Wednesday 1st September
We left the truck stop at 06.00 and continued west in overcast conditions towards the Zaidam Basin. After about two hours we left the cultivated land behind us and reached the arid desert beside the Chaka Salt Lake. There we stopped, but, just as we were getting out of the bus, much to our amazement it started to rain. I was always taught that it didn’t rain in the desert. As it didn't look like it was going to stop soon we decided to have breakfast then explore a small area of poplars that we had passed a few km's back down the road. We spent an hour or so exploring the area but saw very little and as it was brightening up we returned to where we had stopped for breakfast and started to explore the desert. It was not long before we found a party of Henderson’s Ground Jays - an incredible bird that ran along the ground like a courser.
We spread out and continued to search the area for Pallas's Sandgrouse but after a few hours covering a substantial area it was obvious that they were not there. We decided to give it a break, so drove to a large area of poplars and agricultural fields surrounding a former prison camp and spent a few hours exploring them pulling in a few migrants, including two species of flycatcher, as well as several Isabelline Shrikes of the localised tsaidamensis race. We then carried on west and checked into our accommodation for the night in Chaka, had a late lunch, then headed further west out of town for about ten km’s to a small wetland surrounded by dry hills. We spent the last few hours there, first exploring the wetland, which contained a surprising number of waders, before spreading out and thrashing the surrounding desert for Pallas’s Sandgrouse. Again, despite an extensive search, the only sighting was a flock of four birds seen by John flying low over the area just as the light was fading. Although not a new bird for me, I was a bit disappointed as it would have been nice to see them in their natural habitat rather than in a field in the UK. Returned to our hotel in Chaka for a late dinner.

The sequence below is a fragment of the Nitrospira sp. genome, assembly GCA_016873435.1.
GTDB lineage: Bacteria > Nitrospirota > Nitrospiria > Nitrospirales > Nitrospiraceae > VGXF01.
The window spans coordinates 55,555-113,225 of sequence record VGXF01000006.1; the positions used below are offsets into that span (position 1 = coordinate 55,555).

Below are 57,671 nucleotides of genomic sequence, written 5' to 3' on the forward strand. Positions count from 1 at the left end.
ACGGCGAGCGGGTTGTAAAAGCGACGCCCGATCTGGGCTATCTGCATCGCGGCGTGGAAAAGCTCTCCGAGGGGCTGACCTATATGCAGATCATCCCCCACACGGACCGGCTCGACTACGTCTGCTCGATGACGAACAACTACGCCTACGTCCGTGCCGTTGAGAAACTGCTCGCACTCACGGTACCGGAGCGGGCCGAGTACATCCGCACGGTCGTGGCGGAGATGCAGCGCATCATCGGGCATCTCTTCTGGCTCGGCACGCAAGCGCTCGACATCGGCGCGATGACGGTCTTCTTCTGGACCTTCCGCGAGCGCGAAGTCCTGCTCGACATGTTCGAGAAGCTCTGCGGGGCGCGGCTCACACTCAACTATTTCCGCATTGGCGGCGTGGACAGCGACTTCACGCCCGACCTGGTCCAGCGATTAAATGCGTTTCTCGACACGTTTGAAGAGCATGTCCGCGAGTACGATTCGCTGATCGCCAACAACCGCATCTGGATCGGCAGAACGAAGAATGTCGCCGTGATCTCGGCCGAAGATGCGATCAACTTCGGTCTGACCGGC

Thursday 2nd September
Left Chaka at 06.00 and headed west climbing into the Doulon Mountains. After about two hours we turned off the main road and headed up a dirt track to a mountain range which at a distance looked barren, but as we got closer we could see that the tops and a few of the valley’s contained scattered juniper trees. We parked as close as we could get and then walked into a valley sparsely populated with small juniper trees. Not long after entering the valley we found the main target bird of the day: Przevalski's Redstart.
We spent the rest of the morning and early afternoon leisurely exploring this unique area. By 15.00, bird activity had decreased and so we returned to the bus and again headed west for about 50 km to the town of Doulon where we checked into a hotel with hot water and showers. A few of us explored the large stands of poplar trees which surrounded the hotel. We then had dinner and retired for the night.
Friday 3rd September